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Every one of us, unconsciously, works out a personal philosophy of life, by which we are guided, inspired, and corrected, as time goes on. It is this philosophy by which we measure out our days, and by which we advertise to all about us the man, or woman, that we are. . . . It takes but a brief time to scent the life philosophy of anyone. It is defined in the conversation, in the look of the eye, and in the general mien of the person. It has no hiding place. It’s like the perfume of the flower — unseen, but known almost instantly. It is the possession of the successful, and the happy. And it can be greatly embellished by the absorption of ideas and experiences of the useful of this earth.
Philosophy: unintelligible answers to insoluble problems.
It must be so, Plato, thou reason’st well!
Philosophy is the science which considers truth.
Around existence twine, (Oh, bridge that hangs across the gorge!) ropes of twisted vine.
A point which is not sufficiently brought out by Russell, if indeed it is recognized by him at all, is that every logical proposition is valid in its own right. Its validity does not depend upon its being incorporated in a system, and deduced from certain propositions which are taken as self-evident. The construction of systems of logic is useful as a means of discovering and certifying analytic propositions, but it is not in principle essential even for this purpose. For it is possible to conceive of a symbolism in which every analytic proposition could be seen to be analytic in virtue of its form alone. The fact that the validity of an analytic proposition in no way depends on its being deducible from other analytic propositions is our justification for disregarding the question whether the propositions of mathematics are reducible to propositions of formal logic, in the way that Russell supposed (1919, chap. 2). For even if it is the case that the definition of a cardinal number as a class of classes similar to a given class is circular, and it is not possible to reduce mathematical notions to purely logical notions, it will still remain true that the propositions of mathematics are analytic propositions. They will form a special class of analytic propositions, containing special terms, but they will be none the less analytic for that. For the criterion of an analytic proposition is that its validity should follow simply from the definition of the terms contained in it, and this condition is fulfilled by the propositions of pure mathematics.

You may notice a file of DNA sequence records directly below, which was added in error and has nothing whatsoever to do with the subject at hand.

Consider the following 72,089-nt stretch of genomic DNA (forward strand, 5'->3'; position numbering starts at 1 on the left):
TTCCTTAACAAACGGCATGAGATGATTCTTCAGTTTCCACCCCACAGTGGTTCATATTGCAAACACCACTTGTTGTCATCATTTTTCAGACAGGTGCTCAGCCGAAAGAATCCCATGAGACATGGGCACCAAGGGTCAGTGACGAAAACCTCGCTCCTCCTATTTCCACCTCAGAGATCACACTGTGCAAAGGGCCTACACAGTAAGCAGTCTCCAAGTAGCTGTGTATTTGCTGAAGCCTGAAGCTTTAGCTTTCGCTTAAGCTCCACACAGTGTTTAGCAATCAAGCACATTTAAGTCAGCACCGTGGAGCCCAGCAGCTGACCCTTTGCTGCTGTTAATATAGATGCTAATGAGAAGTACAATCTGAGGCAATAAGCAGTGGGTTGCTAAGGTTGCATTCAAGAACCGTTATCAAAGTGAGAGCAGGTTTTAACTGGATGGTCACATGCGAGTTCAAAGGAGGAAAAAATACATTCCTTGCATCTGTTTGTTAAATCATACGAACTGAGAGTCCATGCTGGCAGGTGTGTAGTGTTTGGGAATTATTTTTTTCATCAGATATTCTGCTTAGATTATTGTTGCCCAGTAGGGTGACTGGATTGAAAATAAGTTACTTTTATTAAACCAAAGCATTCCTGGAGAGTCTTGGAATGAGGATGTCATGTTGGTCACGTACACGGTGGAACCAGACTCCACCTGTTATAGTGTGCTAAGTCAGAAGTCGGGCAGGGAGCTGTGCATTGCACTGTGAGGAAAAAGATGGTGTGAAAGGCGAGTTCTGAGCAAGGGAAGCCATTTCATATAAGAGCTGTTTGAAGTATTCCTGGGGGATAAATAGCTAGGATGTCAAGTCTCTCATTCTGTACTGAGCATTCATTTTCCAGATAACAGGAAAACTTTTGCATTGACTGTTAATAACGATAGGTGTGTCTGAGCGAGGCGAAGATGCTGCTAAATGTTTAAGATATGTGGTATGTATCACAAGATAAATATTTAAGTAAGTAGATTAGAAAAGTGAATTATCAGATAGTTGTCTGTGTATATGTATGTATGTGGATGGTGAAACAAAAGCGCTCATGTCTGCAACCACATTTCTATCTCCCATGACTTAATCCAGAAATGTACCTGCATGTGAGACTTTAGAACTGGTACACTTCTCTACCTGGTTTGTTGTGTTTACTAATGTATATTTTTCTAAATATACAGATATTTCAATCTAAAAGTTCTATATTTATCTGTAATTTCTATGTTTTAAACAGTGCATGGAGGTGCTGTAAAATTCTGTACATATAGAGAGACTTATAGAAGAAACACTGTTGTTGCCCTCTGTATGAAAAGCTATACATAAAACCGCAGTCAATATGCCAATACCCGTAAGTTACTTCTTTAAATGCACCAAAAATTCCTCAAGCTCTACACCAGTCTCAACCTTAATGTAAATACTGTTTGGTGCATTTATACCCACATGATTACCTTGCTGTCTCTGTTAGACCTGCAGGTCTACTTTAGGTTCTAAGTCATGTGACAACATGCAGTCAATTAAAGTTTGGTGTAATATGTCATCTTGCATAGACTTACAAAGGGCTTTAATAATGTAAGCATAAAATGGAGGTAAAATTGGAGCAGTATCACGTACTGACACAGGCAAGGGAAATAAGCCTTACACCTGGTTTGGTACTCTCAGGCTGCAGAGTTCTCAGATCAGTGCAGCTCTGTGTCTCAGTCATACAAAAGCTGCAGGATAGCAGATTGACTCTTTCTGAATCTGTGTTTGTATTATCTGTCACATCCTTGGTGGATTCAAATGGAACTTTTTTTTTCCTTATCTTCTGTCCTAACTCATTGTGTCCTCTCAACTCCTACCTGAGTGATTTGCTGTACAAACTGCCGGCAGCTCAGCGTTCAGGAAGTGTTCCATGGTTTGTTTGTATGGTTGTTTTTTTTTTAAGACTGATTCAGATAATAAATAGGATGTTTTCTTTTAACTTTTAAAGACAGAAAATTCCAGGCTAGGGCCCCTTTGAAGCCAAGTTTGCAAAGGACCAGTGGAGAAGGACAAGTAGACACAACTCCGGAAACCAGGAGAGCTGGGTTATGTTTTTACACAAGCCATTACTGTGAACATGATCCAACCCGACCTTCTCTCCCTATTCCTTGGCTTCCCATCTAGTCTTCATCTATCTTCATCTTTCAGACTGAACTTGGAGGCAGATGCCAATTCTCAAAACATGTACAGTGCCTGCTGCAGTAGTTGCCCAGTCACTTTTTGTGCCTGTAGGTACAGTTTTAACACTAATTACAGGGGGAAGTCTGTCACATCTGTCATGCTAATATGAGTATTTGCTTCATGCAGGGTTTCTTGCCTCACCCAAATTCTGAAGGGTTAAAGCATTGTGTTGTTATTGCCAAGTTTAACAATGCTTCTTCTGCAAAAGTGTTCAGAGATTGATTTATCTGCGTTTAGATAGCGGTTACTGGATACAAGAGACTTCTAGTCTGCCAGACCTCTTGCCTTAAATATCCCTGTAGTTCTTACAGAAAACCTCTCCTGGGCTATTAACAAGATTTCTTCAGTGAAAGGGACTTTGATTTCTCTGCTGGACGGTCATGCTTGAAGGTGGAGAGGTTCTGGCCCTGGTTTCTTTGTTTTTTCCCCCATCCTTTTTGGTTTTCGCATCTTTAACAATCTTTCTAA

In other words, the propositions of philosophy are not factual, but linguistic in character — that is, they do not describe the behaviour of physical, or even mental, objects; they express definitions, or the formal consequences of definitions. Accordingly we may say that philosophy is a department of logic. For we will see that the characteristic mark of a purely logical enquiry, is that it is concerned with the formal consequences of our definitions and not with questions of empirical fact.
Histories make men wise; poets, witty; the mathematics, subtle; natural philosophy, deep; moral, grave; logic and rhetoric, able to contend.
It is true, that a little philosophy inclineth man’s mind to atheism, but depth in philosophy bringeth men’s minds about to religion.